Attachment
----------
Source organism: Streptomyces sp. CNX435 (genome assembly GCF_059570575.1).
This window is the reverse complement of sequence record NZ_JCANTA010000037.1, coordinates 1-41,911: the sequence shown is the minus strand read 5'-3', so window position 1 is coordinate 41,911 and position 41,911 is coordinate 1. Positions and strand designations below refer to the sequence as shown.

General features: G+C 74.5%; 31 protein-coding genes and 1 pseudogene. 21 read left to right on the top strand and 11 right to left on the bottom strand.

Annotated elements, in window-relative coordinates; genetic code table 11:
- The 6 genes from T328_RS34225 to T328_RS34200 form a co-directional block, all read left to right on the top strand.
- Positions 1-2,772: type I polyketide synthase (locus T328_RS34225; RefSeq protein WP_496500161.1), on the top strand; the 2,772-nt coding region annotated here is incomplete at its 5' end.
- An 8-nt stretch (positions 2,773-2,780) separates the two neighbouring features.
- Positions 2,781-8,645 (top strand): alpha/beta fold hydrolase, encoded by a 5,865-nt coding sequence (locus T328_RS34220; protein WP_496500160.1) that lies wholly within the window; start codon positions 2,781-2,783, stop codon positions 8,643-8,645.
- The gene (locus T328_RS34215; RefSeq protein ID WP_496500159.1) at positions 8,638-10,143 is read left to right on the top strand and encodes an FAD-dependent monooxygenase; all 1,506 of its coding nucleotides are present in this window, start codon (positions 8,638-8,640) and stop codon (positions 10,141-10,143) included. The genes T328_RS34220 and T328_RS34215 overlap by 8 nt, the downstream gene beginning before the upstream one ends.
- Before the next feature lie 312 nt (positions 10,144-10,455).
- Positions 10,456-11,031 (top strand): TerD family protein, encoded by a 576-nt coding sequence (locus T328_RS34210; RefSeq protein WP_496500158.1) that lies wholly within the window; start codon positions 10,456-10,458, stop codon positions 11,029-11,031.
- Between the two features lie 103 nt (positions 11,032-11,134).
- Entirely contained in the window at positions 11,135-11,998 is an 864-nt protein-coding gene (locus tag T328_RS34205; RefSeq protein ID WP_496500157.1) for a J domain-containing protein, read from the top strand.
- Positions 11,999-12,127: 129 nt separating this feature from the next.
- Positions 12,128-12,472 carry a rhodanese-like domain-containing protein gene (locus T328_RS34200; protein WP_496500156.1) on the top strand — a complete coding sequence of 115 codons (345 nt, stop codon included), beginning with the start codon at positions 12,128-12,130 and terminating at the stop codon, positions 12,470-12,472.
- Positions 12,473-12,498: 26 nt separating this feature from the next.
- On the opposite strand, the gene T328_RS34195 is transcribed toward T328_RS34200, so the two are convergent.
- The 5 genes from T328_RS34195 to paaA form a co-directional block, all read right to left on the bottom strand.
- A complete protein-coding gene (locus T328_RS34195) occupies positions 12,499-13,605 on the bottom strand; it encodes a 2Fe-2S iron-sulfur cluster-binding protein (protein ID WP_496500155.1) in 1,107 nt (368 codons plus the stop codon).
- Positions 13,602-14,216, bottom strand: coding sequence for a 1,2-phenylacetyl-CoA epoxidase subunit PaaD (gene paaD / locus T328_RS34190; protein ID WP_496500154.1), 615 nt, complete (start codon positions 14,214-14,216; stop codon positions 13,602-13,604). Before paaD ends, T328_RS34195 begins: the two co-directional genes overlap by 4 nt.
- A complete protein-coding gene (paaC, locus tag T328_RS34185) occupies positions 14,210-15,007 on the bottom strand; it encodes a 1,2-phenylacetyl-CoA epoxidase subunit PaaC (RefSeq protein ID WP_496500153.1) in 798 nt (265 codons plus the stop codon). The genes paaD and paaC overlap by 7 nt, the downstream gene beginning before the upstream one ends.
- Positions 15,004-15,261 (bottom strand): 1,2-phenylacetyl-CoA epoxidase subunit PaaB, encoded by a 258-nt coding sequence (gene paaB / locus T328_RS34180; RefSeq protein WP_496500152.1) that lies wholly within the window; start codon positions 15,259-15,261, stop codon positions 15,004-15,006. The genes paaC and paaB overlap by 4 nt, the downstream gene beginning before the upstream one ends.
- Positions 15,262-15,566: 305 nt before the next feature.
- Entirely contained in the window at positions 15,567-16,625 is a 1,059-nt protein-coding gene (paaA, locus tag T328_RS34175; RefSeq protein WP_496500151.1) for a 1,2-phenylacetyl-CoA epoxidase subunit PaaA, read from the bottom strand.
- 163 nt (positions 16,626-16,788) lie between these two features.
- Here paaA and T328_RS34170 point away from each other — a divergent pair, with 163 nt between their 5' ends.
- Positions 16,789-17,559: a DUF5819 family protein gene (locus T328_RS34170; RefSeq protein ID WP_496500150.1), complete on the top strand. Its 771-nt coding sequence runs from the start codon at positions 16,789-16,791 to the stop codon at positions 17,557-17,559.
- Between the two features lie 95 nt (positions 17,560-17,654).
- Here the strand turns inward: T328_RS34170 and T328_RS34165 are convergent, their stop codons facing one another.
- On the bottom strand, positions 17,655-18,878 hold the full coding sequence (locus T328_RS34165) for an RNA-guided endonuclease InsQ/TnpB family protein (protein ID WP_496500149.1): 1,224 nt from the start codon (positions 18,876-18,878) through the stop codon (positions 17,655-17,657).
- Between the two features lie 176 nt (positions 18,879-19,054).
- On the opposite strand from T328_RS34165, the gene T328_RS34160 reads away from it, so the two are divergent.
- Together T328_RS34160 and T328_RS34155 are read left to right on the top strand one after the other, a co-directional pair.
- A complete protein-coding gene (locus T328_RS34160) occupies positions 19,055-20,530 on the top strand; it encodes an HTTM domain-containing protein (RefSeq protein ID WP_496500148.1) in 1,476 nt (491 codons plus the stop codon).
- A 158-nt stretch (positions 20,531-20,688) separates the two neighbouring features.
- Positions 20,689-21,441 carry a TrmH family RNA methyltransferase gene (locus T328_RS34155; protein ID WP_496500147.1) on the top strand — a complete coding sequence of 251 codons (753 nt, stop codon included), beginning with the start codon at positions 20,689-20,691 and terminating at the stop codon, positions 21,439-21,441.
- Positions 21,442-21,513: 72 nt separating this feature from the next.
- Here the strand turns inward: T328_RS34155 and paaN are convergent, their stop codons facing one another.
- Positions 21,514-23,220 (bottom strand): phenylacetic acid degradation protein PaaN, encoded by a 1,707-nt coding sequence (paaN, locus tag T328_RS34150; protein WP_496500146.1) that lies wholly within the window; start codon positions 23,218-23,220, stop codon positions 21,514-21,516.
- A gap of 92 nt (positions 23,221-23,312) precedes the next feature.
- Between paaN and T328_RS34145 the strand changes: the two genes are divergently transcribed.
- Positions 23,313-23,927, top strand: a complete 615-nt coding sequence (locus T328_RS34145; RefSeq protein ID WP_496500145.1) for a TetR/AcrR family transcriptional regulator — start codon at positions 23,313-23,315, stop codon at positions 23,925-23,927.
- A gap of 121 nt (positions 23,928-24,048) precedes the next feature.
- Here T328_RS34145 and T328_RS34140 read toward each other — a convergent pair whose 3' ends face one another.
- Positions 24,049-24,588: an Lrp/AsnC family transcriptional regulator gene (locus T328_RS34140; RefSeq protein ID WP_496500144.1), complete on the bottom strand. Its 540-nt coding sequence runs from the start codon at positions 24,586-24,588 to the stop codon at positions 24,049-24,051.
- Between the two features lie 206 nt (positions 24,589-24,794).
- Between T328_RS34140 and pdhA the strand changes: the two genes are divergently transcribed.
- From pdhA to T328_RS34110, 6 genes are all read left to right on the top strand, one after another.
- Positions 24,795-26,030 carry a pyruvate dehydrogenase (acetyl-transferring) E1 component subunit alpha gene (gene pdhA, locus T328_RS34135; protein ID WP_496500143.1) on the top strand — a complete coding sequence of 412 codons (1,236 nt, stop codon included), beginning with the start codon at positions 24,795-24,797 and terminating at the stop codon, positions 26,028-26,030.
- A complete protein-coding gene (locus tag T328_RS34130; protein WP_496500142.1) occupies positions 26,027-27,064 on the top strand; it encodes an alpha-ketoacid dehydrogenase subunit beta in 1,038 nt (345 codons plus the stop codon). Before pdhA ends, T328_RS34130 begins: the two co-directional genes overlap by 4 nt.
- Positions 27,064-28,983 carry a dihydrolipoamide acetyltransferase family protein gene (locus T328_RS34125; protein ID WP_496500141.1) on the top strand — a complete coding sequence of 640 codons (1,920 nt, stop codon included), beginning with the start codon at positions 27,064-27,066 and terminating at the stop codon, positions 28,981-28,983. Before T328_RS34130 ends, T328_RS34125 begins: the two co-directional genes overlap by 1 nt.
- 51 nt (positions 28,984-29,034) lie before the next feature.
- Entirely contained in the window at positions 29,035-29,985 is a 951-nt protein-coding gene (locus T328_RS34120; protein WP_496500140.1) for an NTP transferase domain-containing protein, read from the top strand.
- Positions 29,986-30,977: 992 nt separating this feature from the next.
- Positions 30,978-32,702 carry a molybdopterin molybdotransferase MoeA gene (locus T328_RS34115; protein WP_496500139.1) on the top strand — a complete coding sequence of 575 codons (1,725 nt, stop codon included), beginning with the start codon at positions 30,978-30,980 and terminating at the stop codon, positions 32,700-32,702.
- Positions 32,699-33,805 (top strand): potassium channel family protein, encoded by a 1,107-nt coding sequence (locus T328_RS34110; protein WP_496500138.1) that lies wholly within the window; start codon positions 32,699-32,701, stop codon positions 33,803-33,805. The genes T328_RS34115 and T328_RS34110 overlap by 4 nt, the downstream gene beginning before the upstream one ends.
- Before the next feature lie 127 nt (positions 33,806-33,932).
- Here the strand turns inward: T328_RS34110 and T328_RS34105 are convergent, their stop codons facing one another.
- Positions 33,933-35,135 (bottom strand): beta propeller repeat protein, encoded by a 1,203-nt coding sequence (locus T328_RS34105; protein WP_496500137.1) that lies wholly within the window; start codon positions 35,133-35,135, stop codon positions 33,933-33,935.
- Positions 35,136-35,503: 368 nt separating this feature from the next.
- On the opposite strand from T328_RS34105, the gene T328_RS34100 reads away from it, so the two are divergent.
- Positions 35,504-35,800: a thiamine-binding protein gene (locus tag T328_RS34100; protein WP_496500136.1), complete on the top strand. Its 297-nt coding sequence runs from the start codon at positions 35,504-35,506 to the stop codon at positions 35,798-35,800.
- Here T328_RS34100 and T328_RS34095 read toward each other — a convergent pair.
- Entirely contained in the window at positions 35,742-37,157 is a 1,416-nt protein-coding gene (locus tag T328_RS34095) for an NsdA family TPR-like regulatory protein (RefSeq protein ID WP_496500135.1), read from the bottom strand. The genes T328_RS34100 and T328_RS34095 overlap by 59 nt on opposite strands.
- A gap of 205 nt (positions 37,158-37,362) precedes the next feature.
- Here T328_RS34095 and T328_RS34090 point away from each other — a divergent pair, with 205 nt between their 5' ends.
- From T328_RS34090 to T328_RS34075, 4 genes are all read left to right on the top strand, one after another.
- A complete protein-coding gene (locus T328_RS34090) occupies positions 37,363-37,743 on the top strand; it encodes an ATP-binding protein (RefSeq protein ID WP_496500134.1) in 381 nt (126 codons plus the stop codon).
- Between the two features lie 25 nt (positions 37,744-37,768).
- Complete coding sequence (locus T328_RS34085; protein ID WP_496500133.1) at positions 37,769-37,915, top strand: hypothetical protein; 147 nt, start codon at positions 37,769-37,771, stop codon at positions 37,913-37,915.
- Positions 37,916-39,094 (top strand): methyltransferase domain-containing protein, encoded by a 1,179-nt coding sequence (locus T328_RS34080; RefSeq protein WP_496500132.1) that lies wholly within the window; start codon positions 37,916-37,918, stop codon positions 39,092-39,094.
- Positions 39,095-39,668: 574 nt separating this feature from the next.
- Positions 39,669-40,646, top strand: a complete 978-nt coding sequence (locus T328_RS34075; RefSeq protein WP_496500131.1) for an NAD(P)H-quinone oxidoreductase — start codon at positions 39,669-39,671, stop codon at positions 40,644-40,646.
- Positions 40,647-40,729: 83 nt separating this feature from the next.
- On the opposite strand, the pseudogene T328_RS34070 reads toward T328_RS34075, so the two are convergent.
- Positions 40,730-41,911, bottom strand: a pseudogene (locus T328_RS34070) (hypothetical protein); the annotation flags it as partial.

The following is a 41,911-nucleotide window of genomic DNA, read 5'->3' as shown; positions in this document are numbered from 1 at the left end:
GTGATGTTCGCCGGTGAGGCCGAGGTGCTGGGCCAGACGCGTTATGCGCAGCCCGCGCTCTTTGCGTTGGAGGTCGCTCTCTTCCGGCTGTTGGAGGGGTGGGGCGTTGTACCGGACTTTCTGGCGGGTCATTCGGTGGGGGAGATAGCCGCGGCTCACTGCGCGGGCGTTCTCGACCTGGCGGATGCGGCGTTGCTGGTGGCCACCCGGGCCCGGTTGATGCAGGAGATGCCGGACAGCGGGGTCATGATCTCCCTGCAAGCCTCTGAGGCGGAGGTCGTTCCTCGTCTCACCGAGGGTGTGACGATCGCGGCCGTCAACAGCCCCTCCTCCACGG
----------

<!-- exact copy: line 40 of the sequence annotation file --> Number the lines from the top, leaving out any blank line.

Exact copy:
- A gap of 92 nt (positions 23,221-23,312) precedes the next feature.